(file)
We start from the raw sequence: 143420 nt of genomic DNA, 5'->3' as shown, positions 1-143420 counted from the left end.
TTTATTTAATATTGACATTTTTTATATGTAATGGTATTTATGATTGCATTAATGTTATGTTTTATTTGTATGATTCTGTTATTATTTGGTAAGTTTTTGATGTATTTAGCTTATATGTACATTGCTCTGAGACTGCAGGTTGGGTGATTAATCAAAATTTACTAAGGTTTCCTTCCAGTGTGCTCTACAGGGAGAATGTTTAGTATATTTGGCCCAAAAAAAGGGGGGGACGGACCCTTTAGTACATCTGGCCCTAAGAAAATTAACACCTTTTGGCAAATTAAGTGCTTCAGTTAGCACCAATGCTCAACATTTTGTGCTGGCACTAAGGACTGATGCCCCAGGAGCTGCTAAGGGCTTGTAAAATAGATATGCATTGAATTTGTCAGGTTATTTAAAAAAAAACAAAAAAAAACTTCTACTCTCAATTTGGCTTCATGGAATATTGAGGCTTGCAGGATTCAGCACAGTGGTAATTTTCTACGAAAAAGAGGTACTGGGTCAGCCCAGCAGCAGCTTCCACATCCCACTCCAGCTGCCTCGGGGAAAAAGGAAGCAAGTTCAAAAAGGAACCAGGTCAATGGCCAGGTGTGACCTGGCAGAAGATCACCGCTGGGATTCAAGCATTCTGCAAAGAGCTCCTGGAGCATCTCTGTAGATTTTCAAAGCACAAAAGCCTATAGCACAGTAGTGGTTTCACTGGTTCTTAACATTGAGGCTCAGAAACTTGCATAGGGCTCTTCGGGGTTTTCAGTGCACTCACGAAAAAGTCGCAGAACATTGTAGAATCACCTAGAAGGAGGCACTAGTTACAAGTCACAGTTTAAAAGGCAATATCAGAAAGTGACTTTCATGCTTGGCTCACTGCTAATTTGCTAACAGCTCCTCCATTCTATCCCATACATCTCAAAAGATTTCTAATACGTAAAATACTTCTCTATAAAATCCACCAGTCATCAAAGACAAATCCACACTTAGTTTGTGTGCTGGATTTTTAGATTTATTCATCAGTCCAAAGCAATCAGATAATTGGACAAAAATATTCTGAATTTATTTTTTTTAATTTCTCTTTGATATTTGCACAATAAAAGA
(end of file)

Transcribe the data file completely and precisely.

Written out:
We start from the raw sequence: 143420 nt of genomic DNA, 5'->3' as shown, positions 1-143420 counted from the left end.
TTTATTTAATATTGACATTTTTTATATGTAATGGTATTTATGATTGCATTAATGTTATGTTTTATTTGTATGATTCTGTTATTATTTGGTAAGTTTTTGATGTATTTAGCTTATATGTACATTGCTCTGAGACTGCAGGTTGGGTGATTAATCAAAATTTACTAAGGTTTCCTTCCAGTGTGCTCTACAGGGAGAATGTTTAGTATATTTGGCCCAAAAAAAGGGGGGGACGGACCCTTTAGTACATCTGGCCCTAAGAAAATTAACACCTTTTGGCAAATTAAGTGCTTCAGTTAGCACCAATGCTCAACATTTTGTGCTGGCACTAAGGACTGATGCCCCAGGAGCTGCTAAGGGCTTGTAAAATAGATATGCATTGAATTTGTCAGGTTATTTAAAAAAAAACAAAAAAAAACTTCTACTCTCAATTTGGCTTCATGGAATATTGAGGCTTGCAGGATTCAGCACAGTGGTAATTTTCTACGAAAAAGAGGTACTGGGTCAGCCCAGCAGCAGCTTCCACATCCCACTCCAGCTGCCTCGGGGAAAAAGGAAGCAAGTTCAAAAAGGAACCAGGTCAATGGCCAGGTGTGACCTGGCAGAAGATCACCGCTGGGATTCAAGCATTCTGCAAAGAGCTCCTGGAGCATCTCTGTAGATTTTCAAAGCACAAAAGCCTATAGCACAGTAGTGGTTTCACTGGTTCTTAACATTGAGGCTCAGAAACTTGCATAGGGCTCTTCGGGGTTTTCAGTGCACTCACGAAAAAGTCGCAGAACATTGTAGAATCACCTAGAAGGAGGCACTAGTTACAAGTCACAGTTTAAAAGGCAATATCAGAAAGTGACTTTCATGCTTGGCTCACTGCTAATTTGCTAACAGCTCCTCCATTCTATCCCATACATCTCAAAAGATTTCTAATACGTAAAATACTTCTCTATAAAATCCACCAGTCATCAAAGACAAATCCACACTTAGTTTGTGTGCTGGATTTTTAGATTTATTCATCAGTCCAAAGCAATCAGATAATTGGACAAAAATATTCTGAATTTATTTTTTTTAATTTCTCTTTGATATTTGCACAATAAAAGA